Dependence Among Sites in Protein and RNA Evolution

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Title: Dependence Among Sites in Protein and RNA Evolution
Author: Yu, Jiaye
Advisors: William R. Atchley, Committee Member
Carla Mattos, Committee Member
Jeffrey L. Thorne, Committee Chair
Bruce S. Weir, Committee Member
Abstract: Widely used models of molecular evolution assume independent change among sequence sites. This assumption facilitates computation but it is biologically unrealistic. RNA secondary structure and protein tertiary structure both change more slowly over time than do the encoding DNA sequences. The constraints upon sequence evolution that serve to maintain structure induce dependent change among molecular sequence positions. The object of this thesis is to characterize the impact of structure on sequence evolution. The dependence among sites in protein evolution is first studied. Two simple and not very parametric hypothesis tests are introduced to study the spatial clustering of amino acid replacements within protein tertiary structure. Results of applying these tests to 273 protein families support the expectation that spatial clustering of amino acid replacements within tertiary structure is a ubiquitous phenomenon. More importantly, patterns of amino acid replacements do not seem to be solely attributable to spatial clustering of sequence positions that are independently evolving and have high rates of change. Instead, application of the newly introduced simple hypothesis tests yields evidence for dependent change among spatially clustered protein positions. This portion of the thesis work thereby casts doubt upon widely used methods for phylogeny inference. The second focus of this thesis is the impact of RNA secondary structure on RNA evolution. A model of RNA evolution incorporating RNA secondary structure is developed. The model introduces dependence among sites in RNA evolution via the effects of sequence changes on the approximate free energy of the resulting RNA secondary structure. This approximate free energy information can be thought as surrogate of fitness that serves as a link between genotype and phenotype in the model. Analysis of eukaryotic 5S ribosomal RNA sequences with this model shows the importance of RNA secondary structure on evolution. This analysis also confirms the value of the new model for studying adaptive evolution and for inferring ancestral sequences.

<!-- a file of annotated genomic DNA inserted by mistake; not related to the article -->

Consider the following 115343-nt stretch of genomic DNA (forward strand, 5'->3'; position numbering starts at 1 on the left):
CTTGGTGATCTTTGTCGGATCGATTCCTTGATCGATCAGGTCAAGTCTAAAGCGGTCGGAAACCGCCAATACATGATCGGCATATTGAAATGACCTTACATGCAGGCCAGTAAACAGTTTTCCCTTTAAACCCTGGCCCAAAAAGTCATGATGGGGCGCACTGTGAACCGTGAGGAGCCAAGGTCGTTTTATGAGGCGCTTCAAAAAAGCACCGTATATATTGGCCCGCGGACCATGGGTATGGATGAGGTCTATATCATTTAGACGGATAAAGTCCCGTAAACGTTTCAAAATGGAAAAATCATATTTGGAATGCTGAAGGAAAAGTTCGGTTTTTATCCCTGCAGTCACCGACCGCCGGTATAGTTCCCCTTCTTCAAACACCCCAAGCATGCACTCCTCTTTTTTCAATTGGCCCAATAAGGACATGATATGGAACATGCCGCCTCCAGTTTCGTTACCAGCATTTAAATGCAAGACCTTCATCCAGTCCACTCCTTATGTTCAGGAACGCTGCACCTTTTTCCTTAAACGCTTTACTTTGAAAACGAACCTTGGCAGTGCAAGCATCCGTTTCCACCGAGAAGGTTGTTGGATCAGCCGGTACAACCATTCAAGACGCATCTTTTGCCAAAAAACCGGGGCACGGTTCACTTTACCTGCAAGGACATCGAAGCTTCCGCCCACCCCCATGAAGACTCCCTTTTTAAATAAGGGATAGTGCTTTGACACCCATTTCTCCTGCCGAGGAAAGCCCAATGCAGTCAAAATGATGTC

Date: 2005-11-13
Degree: PhD
Discipline: Bioinformatics

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